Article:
Don't Just Trust the Process, Reinvent It!

By Ismail Abdur-Rahman, CEO iVIBES

I just had a meeting with a potential client - a young guy with lots of half-formulated ideas and an intense desire to get rich - fast! After I listened to his story, he asked me what I thought about his chances of becoming a successful entrepreneur. I told him that his dog wasn't ready to hunt. In other words, he was barking up the wrong tree. He was far too focused on picking the right industry and trying to make a splash based upon this selection.

I was eventually able to talk him down, but it took quite a bit of effort. Have you ever had to deal with people who were so impressed with their own ideas that it became almost impossible to reason with them? This was a textbook example. I gave him very simple advice as an alternative to his big industry dreams - simple, but very effective. Wanna hear it?

Compress time frames

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Let's face it, we live in a time in which the most valuable commodity available is time. Think about this: Uber is popular because it saves us a considerable chunk of time we would have spent trying to hail a taxi on a street corner or calling a taxi service. Warby Parker saves us time by saving us the trip to the eyeglass shop and allowing us to try on frames in the comfort our own homes. Because people value their time so highly, they are willing to pay a premium for the convenience of saving time. If you want to make a big splash as an entrepreneur, you will want to develop an idea that will solve a problem by saving customers' time. Here are a few simple steps to get you going in the right direction.

  1. Identify a process and list the steps involved in the process
    Let's say, for example, you identify the process of ordering a pizza (from 10 years ago), and you determine that there are    steps involved. First, you call the company, wait until an operator answers the phone, place the order, give your address, wait for delivery, pay the driver and receive your pizza.
    Sure, you can order pizza from the big chains online nowadays, but there are still too many steps involved when you're hungry.
     
  2. Try to remove a step in the process
    Wouldn't it be cool if you could open an app on your phone, push one button, and have a hot, fresh pizza show up at your door within 30 minutes? Too far fetched? Not exactly. In fact, Push for Pizza has done exactly that. They've actually combined this step with the next one to save you time when your pizza craving are too strong to have to go through the 5 screens of order information Domino's tortures you with.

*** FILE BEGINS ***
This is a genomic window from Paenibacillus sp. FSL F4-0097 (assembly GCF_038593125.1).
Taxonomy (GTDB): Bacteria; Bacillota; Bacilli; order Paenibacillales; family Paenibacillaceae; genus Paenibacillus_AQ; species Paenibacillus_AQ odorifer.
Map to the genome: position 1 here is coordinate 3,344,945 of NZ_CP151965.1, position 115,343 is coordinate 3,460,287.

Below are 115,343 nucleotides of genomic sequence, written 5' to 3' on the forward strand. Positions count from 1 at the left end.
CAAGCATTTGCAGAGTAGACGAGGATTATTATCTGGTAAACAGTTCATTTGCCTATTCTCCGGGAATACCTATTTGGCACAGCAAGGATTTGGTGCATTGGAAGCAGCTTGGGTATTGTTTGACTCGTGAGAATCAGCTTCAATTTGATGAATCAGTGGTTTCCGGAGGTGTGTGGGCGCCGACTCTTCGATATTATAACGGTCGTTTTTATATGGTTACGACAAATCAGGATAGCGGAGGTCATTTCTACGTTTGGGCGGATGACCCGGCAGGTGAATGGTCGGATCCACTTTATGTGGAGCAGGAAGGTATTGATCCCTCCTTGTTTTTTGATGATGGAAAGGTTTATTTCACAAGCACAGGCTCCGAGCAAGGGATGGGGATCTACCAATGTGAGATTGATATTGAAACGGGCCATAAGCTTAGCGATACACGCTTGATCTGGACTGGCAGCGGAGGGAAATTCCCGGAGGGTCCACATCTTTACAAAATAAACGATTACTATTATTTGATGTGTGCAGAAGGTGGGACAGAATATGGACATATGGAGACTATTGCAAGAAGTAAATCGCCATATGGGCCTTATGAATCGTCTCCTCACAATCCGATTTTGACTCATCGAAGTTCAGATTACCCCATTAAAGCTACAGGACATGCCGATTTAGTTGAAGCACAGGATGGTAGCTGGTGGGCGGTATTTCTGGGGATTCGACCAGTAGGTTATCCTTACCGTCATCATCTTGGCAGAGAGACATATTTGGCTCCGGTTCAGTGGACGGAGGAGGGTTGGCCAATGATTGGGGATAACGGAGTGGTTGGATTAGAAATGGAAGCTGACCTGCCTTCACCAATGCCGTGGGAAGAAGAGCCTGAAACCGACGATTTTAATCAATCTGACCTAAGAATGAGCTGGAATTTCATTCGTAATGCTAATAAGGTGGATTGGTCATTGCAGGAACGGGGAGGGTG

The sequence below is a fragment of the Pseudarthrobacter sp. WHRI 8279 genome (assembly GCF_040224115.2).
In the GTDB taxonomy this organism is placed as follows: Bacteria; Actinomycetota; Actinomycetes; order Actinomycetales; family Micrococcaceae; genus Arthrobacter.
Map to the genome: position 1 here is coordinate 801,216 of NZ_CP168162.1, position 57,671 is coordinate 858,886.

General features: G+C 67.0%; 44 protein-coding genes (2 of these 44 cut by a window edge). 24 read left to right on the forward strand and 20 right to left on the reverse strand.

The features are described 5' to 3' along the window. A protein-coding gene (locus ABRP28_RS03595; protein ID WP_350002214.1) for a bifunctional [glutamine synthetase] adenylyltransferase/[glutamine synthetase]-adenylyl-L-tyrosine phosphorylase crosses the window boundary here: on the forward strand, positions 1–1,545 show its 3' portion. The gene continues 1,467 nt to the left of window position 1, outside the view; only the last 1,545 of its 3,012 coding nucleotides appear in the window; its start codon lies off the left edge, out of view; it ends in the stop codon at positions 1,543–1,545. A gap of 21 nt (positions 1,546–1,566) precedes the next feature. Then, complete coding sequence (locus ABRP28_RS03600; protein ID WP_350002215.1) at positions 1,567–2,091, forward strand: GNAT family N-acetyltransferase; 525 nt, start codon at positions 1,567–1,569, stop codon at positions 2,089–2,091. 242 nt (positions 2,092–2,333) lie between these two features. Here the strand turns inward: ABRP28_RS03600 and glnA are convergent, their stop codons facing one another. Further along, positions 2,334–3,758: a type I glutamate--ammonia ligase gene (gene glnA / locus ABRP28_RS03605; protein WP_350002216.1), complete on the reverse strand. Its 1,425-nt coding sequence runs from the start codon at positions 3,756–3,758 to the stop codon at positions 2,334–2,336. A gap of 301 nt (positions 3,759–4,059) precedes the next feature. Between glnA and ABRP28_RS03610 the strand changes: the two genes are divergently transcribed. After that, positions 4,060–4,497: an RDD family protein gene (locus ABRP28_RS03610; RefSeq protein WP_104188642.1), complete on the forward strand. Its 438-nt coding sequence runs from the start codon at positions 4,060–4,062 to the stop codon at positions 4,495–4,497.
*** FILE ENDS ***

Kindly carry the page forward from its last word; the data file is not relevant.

3. Then try to minimize another step in the process
    If there are other steps that can be shortened to save time for your customers, identify them and work on reducing the time it takes to perform these steps. Remember, time is money, and the more time you can save your customers while solving their problem, the more money you stand to make.
     
  4. Test the revised process
    Of course, you will need to test this new process out before launching full-scale. In fact, you will likely learn more about the overall process while testing. You might realize that the step you eliminated just complicated things or compromised the delivery of the final product to the customer. Perhaps, you realize that there are still more steps that can be eliminated or shorted to make the overall process more efficient. Bottom line: testing is critically important to the overall success of your effort. You need to learn what's doable and what's important to your customers.
     
  5. Adjust the new process based on learning
    After testing, go back to the lab and tweak the process to create the most value for your customers. This might take a couple of iterations, but it's important that all the kinks in the process are fully worked out before moving to the next stage.
     
  6. Launch
    After you've successfully redesigned your process, you will be ready to launch. Of course, customers won't come find you just because you made a cool app that will save them time, you'll need to pay close attention to branding and marketing strategies, but if you've successfully developed a solution to a real problem that your customers are willing to pay for, you'll be in a much better position to live your entrepreneurial dreams.

    Remember: a good business idea is usually worth about $20. Execution, on the other hand, is worth millions. 
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